An International Survey of Training in Intensive Care Medicine

Hannah Reay, Julian Bion

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    58 Citations (Scopus)


    Objective: The aim of this international survey of training in adult intensive care medicine (ICM) was to characterise current structures, processes, and outcomes to determine the potential for convergence to a common competency-based training programme across national borders. This survey is the first phase of a 3 year project which will use consensus methods to build an international competency-based training programme in ICM in Europe (CoBaTrICE). Methodology: A survey by questionnaire, email, and direct discussion was undertaken with national ICM representatives from seven geographical regions. Results: Responses were obtained from 41 countries (countries which share common training programmes were grouped together; n = 38). Fifty-four different training programmes were identified, 37 within the European region; three (6%) were competency-based. Twenty (53%) permitted multidisciplinary access to a common training programme; in nine (24%) training was only available within anaesthesia. The minimum duration of ICM training required for recognition as a specialist varied from 3 months to 72 months (mode 24 months). The content of most (75%) ICM programmes was standardised nationally. Work-based assessment of competence was formally documented in nineteen (50%) countries. An exam was mandatory in twenty-nine (76%). Conclusion: There are considerable variations in the structures and processes of ICM training worldwide. However, as competency-based training is an outcome strategy rather than a didactic process, these differences should not impede the development of a common international competency-based training programme in ICM.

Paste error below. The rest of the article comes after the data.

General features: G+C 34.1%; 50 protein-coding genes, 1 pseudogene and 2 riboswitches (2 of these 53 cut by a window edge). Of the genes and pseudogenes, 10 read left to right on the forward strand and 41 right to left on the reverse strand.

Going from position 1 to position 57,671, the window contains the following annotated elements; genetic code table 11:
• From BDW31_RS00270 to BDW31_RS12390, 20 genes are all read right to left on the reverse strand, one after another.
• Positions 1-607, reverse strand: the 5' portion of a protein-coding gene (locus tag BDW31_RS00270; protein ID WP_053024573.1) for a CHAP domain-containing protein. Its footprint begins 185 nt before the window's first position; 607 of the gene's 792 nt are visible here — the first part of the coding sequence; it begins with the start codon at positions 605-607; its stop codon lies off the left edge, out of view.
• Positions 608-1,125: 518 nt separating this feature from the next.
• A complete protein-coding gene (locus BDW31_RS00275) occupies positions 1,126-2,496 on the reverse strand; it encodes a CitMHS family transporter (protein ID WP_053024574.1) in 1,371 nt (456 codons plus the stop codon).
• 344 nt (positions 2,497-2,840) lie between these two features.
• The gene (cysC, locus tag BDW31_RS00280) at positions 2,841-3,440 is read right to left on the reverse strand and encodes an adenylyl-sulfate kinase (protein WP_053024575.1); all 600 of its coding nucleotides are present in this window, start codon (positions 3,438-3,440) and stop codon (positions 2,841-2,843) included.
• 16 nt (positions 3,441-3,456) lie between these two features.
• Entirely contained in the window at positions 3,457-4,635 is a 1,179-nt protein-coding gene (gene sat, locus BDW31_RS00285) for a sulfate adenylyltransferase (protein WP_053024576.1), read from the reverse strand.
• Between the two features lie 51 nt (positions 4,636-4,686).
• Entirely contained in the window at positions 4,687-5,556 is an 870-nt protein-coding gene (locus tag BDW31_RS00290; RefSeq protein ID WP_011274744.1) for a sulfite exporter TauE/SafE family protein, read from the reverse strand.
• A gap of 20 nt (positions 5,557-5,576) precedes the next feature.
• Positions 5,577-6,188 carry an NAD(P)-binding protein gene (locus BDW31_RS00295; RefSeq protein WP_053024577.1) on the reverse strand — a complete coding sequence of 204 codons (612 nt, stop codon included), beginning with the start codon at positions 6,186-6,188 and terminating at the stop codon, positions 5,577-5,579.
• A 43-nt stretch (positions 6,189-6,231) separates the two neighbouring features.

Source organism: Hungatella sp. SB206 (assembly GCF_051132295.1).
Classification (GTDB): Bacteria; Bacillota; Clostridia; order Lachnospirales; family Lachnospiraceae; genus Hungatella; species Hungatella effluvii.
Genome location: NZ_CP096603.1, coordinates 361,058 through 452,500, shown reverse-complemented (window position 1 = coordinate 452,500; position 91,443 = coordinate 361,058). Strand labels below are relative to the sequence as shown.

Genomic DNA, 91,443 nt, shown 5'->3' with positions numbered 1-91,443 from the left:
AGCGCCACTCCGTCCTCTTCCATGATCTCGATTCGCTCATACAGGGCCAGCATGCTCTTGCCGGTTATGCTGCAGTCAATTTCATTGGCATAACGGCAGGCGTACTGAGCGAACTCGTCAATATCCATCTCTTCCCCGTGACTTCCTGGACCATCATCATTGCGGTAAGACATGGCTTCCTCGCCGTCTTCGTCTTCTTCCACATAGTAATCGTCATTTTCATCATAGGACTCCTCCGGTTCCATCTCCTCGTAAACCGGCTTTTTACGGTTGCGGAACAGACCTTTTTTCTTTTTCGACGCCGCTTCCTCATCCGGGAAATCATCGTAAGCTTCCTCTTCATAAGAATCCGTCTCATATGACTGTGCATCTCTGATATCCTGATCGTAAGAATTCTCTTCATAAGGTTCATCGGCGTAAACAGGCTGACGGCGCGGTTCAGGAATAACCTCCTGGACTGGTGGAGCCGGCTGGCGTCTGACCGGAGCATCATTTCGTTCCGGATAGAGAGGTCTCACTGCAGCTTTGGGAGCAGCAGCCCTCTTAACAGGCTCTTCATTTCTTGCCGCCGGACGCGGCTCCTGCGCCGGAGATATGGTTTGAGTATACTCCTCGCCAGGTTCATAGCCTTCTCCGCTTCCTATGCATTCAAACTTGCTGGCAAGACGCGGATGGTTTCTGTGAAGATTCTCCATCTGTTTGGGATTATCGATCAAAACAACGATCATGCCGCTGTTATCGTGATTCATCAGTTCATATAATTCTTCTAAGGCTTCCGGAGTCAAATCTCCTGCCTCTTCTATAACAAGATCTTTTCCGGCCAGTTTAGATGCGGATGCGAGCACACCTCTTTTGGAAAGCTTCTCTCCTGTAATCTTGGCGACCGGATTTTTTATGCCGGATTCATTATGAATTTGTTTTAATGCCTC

Original languageEnglish
    Pages (from-to)553-561
    Number of pages9
    JournalIntensive Care Medicine
    Publication statusPublished - 1 Apr 2005


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